But there was no time to visit more than one of the shrines, nor to take the short trip out of town to the renowned Hida Folk Village (some of our group did do the latter, but they saw less of the town itself as a consequence). So, like Kyoto before it, Takayama left me wanting to see more and spend more time, and could well lure me back.
Next tip: some amusing signs
As well as visiting some of the most famous cities in Japan such as Tokyo, Osaka, Hiroshima and Kyoto, we wanted to see something of the countryside, especially as we were to be there during the autumn when the displays of turning leaves are nearly as renowned as in New England. So we chose our tour accordingly, with this one giving us a few nights in the Japanese Alps in Kamikochi National Park.
We stayed at a large guesthouse in the heart of the park, perfectly located to enjoy the walking trails along the Azusa River. Unfortunately perhaps, it was here that we experienced the worst weather of our trip, as we were on the northern edge of a typhoon that swept across Honshu, leaving quite a few people dead and many houses destroyed on a small island south of Tokyo. In Kamikochi its impact was less strong, but very high winds and driving rain kept us in on the late afternoon of our arrival – although we were able to enjoy the antics of some of the park’s Macaque monkeys right outside our window. The next day was still wet but the winds had eased, and we were able to go for a walk. Some of the group went with Andrew in one direction but Chris and I decided to do our own thing as we wanted a more leisurely walking pace with more time for photos. And despite the weather (or perhaps because of it) the landscape was stunning in several places and we got loads of shots – turning leaves, rushing water, marshy inlets, moody skies.
That night as we sat in the guesthouse’s small coffee shop the guy who was on reception came hurrying in to tell us that the clouds had lifted and we would be able to see the “white mountain” in the moonlight. We followed him outside, despite the chill, and sure enough we could see the snowy heights that had been hidden by cloud since our arrival. The next morning was frosty but bright and clear, and we cut short our breakfast to make the most of our last hour or so here and to capture the beauty of Kamikochi before we left.
Next tip: autumn colours
We broke our journey back to Tokyo from Kamikochi with a few hours in Matsumoto. The city has one of the relatively few complete and original castles in the country, that is to say, it has never been destroyed and rebuilt as most have been (unsurprisingly in a country where castles are constructed mainly from wood). It is certainly an impressive sight, and if you want you can go inside to see the structure more closely and also some displays of weapons etc., though the labels are mostly only in Japanese. And be warned, touring inside means climbing up and down some very large and slippery wooden steps in bare feet or (worse) socks.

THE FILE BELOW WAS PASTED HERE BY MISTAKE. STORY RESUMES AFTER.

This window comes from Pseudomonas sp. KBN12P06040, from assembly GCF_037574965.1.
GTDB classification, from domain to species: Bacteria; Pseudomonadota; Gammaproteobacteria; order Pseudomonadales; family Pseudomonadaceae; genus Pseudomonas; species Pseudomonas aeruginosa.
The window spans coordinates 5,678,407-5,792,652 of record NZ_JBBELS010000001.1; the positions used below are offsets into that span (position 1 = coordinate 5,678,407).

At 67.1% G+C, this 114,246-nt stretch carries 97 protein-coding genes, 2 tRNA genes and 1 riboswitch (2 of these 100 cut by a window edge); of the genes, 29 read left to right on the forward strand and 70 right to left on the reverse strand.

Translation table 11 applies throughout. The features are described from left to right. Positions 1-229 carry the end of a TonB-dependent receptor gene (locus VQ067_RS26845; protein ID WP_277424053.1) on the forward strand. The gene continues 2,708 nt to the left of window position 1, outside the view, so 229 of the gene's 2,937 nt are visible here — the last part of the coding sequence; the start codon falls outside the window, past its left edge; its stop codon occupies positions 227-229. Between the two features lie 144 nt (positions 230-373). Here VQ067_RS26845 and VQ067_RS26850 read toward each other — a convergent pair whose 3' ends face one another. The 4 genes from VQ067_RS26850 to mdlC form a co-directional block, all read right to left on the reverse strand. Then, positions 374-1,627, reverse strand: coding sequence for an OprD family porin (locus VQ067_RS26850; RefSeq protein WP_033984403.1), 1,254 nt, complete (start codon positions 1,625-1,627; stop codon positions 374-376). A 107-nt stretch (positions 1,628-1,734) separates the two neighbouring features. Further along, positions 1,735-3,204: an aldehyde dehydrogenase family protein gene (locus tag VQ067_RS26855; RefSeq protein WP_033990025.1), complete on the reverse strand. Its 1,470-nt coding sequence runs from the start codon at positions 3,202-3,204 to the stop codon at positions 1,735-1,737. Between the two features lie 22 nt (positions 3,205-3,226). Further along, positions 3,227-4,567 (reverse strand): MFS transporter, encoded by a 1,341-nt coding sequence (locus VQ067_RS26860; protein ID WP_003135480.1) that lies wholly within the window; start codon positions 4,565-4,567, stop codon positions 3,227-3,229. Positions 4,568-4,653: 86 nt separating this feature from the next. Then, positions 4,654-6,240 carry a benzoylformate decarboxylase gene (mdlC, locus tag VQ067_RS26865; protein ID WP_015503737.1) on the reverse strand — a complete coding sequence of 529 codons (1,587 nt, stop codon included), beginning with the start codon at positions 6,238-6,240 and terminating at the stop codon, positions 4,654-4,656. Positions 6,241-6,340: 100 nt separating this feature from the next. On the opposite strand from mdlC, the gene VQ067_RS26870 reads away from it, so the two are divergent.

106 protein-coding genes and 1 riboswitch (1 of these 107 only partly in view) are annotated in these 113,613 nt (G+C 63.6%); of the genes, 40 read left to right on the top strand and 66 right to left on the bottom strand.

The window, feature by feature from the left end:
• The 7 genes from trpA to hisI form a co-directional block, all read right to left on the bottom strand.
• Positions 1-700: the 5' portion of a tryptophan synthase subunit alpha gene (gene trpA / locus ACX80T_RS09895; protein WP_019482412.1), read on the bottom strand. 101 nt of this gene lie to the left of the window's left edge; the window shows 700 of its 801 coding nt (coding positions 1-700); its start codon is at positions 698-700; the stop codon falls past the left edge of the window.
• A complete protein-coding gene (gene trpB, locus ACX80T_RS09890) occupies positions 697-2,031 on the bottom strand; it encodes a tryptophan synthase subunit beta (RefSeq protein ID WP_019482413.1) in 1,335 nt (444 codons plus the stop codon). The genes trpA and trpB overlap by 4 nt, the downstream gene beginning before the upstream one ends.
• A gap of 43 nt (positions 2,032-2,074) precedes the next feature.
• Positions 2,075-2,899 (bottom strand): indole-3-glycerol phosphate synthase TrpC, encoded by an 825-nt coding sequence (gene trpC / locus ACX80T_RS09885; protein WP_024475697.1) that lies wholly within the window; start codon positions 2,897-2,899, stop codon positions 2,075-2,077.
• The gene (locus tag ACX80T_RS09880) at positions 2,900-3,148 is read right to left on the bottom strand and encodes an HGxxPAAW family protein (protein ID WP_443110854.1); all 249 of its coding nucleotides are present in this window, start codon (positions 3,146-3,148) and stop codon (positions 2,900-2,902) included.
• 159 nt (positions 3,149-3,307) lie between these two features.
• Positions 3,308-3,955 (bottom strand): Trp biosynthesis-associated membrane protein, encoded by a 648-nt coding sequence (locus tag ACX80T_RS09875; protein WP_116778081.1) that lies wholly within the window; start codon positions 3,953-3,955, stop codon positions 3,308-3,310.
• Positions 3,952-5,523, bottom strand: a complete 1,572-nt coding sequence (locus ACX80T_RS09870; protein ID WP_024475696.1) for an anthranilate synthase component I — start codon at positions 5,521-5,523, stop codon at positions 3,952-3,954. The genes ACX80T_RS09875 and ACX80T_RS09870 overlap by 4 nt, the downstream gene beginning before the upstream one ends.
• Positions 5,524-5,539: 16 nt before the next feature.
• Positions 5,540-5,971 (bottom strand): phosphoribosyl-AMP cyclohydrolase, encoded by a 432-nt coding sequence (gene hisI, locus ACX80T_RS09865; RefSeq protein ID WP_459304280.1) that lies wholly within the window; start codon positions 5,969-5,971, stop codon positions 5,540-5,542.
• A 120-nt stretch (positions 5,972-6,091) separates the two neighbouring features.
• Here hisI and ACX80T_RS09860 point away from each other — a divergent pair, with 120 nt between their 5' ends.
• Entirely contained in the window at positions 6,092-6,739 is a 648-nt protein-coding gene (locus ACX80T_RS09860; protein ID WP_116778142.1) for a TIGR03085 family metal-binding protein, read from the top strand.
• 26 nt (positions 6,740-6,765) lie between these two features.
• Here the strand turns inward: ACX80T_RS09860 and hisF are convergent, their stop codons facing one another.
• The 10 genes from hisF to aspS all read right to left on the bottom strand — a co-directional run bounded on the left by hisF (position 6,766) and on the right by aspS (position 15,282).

As well as visiting the castle we had time to browse the shops along quaint Nawate-dori, have some lunch in a bakery there and visit its Yohashira Shrine.
The city is about two and half hours from Tokyo in the limited express train, so could make a feasible day out from there. The castle’s age and beauty certainly make it worthwhile.
Next tip: our final stop, Nikko
When we booked our tour with Inside Japan the website made several suggestions about add-ons and we decided it would fun, as we could spare the time, to have a few days at least exploring on our own. Nikko was close enough to Tokyo to do in a few days and as a UNESCO World Heritage Site seemed well worth seeing – and it was!
At the heart of Nikko is an expansive site which includes the magnificent Toshogu Shrine (the mausoleum of Tokugawa Ieyasu, founder of the Tokugawa shogunate, which ruled Japan for over 250 years until 1868), as well as several other smaller shrines and temples. It is one of Japan’s most visited places however, so don’t expect to have it to yourself.
To get away from the crowds there is also an interesting walk along a river valley to see a large group of Jizo statues, the deities of lost children. The town itself has some fascinating antique shops and further afield (though we didn’t have time for this) is the Okunikko National Park with waterfalls, a lake and a hot spring resort.
Nikko is only about two hours from Tokyo and many people do it as a day trip, but to see the shrines properly you really need to stay one night at least.
Next tip: manhole covers (yes, really!)